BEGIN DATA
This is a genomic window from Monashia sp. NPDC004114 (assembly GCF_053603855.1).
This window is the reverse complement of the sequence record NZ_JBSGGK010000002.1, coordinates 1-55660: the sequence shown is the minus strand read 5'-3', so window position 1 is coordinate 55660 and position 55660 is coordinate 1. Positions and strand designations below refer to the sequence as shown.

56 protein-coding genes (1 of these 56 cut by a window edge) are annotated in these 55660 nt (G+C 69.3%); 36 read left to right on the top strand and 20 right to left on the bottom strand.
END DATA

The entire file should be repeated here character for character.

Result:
This is a genomic window from Monashia sp. NPDC004114 (assembly GCF_053603855.1).
This window is the reverse complement of the sequence record NZ_JBSGGK010000002.1, coordinates 1-55660: the sequence shown is the minus strand read 5'-3', so window position 1 is coordinate 55660 and position 55660 is coordinate 1. Positions and strand designations below refer to the sequence as shown.

56 protein-coding genes (1 of these 56 cut by a window edge) are annotated in these 55660 nt (G+C 69.3%); 36 read left to right on the top strand and 20 right to left on the bottom strand.